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No fans, no problem. At least in the Lightning’s exhibition game

Players and coaches are locked in once action starts. One thing that's not the same? Fights without a crowd aren't fun.

TORONTO — Without the roar of the crowd, fans watching at home and the few people in the empty arena might be left asking, “Did he just score?”

When Brayden Point opened scoring during the Lightning’s 5-0 exhibition win over Florida on Wednesday, there was no fake crowd noise, just a delayed goal horn and music. After each of the five goals a little “woo” came from the bench. The rest of the arena? Crickets.

Playoff hockey at the end of July, in an empty Scotiabank Arena, felt and looked as weird as it sounds. At least to viewers.

Related: Brayden Point and Nikita Kucherov off to a good start

Lightning players and coaches said the lack of fans blended into the background once the game started. “To be honest, you don’t even notice that there’s no fans; it’s crazy,” coach Jon Cooper said.

Center Brayden Point agreed: “On the ice didn’t feel different. You forget that you are in an empty building.”

When the puck flew into the stands, players on both teams reflexively yelled “Heads!,” calling for fans to be alert and not get hit.

“We’re like, ‘Who are we yelling that for,’ because I don’t think the LED lights care too much,” Cooper said.

This is good news for fans who were worried about the players’ performances being affected by the empty arenas. Playoff hockey intensity shall remain, even in a bubble.

Chatter

If officials were worried about not having help from the crowd when making calls, or the players not knowing when to shoot, no worries.

In the first minute and a half, Florida sent the puck down for an icing and left wing Alex Killorn — along with the rest of the Lightning bench — made the officials aware.

When the Panthers’ Mark Pysyk was on the half boards in the defensive zone going to pick up a pass on the breakout, Riley Stillman shouted “heads up!” Pysyk was able to avoid a hit from fellow defenseman Luke Schenn.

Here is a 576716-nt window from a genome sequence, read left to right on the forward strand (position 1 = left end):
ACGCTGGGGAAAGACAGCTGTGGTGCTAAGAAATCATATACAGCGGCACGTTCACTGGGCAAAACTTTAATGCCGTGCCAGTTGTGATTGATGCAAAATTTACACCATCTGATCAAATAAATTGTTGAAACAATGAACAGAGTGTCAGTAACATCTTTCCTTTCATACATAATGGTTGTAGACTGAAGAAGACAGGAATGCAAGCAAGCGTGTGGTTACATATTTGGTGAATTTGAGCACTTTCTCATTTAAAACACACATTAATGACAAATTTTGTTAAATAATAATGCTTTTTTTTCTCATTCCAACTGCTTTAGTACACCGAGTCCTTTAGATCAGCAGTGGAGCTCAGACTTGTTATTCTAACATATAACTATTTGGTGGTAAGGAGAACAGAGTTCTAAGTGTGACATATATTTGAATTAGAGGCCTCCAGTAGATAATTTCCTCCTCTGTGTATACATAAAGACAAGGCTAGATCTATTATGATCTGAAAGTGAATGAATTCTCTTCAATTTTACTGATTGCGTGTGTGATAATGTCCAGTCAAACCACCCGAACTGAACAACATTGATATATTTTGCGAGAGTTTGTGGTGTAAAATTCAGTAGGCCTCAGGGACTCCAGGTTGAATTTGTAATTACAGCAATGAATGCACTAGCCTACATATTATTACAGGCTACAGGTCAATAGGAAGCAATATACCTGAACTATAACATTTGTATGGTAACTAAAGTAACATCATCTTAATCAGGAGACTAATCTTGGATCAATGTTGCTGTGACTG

Panthers left wing Mike Hoffman also got some help from the bench as he and Lightning center Anthony Cirelli raced for the puck, “One coming, Hoff!,” came the shout from the bench.

Occasionally there was a whistle from the Lightning bench. Coaches called the players for a change, more specifically on the power play.

Quote of the day

Tampa Bay Lightning left wing Alex Killorn (17) skates by a pane of glass that Tampa fans signed last weekend. [ NATHAN DENETTE | Associated Press ]

“I know there’s a lot of fans that wish they could be there in person, but for us to have that glass with all of those signed names, it’s kind of symbolic of the fans being there, being part of this journey with us.”

Related: Fan-signed glass in place at Scotiabank Arena

Killorn, on the piece of glass from Amalie Arena, signed by around 350 Lightning fans, that accompanied the team to Toronto. It was installed Wednesday morning inside the arena.

Arena acoustics

The sound of skates cutting into the ice has never sounded so crisp. You can nearly hear every stride and stop. The same goes for the puck bouncing off the players’ sticks and boards. Although the sounds of the game echo throughout the building, the best stuff — the trash talk — still isn’t audible. The quick and obvious phrases such as, “Yeah, here,” “skate” or “man on” can be heard all the way up to the 300 level.

Related: NHL's broadcast offers fans a different viewing experience

Rough and rowdy

Tension and aggression were not lacking, though the atmosphere suffered a bit during brawls. When defensemen Erik Cernak and Josh Brown dropped gloves, it felt like a street fight without the crowd there to hype it up. The remaining players on the ice stood around watching in silence. A round of stick taps from both benches were the only applause once refs broke it up.

The setting

Scotiabank Arena is dressed up for the Stanley Cup Playoffs.

The NHL has draped seat covers over the 100-level seating bowl. Above the seat covers are digital screens and light fixtures blocking out the top half of the arena. During the national anthems, the screens showed a waving flag that matched the anthem being played.

When Wednesday’s game started, these digital screens switched to the teams’ logos and colors. The screen in the middle showed the NHL logo. The screens essentially acted as crowd filler, in order to make the arena look more interesting and less empty. Music blares to make up for the lack of crowd noise.

Staff writer Mari Faiello contributed to this report.

Lindsay Eastwood is on the ground for us in Toronto for the first few rounds of hockey. Follow @LindsayEastw00d.

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